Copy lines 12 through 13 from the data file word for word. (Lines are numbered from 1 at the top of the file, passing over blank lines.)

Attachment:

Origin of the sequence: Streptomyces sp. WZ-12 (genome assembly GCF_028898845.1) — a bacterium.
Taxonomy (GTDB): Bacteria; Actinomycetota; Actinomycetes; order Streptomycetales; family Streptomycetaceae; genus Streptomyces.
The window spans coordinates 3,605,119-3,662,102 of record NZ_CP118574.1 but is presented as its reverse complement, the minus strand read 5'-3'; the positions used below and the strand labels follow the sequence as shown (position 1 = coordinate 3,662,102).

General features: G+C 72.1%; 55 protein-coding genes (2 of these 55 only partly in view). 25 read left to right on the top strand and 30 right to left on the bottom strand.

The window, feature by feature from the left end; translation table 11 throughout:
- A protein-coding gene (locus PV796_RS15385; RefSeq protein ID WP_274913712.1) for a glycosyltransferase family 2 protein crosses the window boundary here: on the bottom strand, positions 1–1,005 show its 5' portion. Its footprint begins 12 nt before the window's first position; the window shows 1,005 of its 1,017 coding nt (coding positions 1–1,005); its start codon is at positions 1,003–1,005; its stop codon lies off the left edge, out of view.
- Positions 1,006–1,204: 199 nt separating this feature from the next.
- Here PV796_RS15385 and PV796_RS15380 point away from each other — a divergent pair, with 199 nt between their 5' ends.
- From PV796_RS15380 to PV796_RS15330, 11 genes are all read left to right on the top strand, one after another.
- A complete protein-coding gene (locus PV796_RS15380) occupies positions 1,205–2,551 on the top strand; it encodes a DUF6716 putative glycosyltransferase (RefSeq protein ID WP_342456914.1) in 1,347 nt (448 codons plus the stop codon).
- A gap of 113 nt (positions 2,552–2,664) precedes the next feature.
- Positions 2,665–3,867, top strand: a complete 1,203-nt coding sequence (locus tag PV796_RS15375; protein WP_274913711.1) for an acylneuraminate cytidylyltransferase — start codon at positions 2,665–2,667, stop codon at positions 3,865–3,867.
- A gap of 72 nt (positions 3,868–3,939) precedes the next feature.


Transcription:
- Positions 2,665–3,867, top strand: a complete 1,203-nt coding sequence (locus tag PV796_RS15375; protein WP_274913711.1) for an acylneuraminate cytidylyltransferase — start codon at positions 2,665–2,667, stop codon at positions 3,865–3,867.
- A gap of 72 nt (positions 3,868–3,939) precedes the next feature.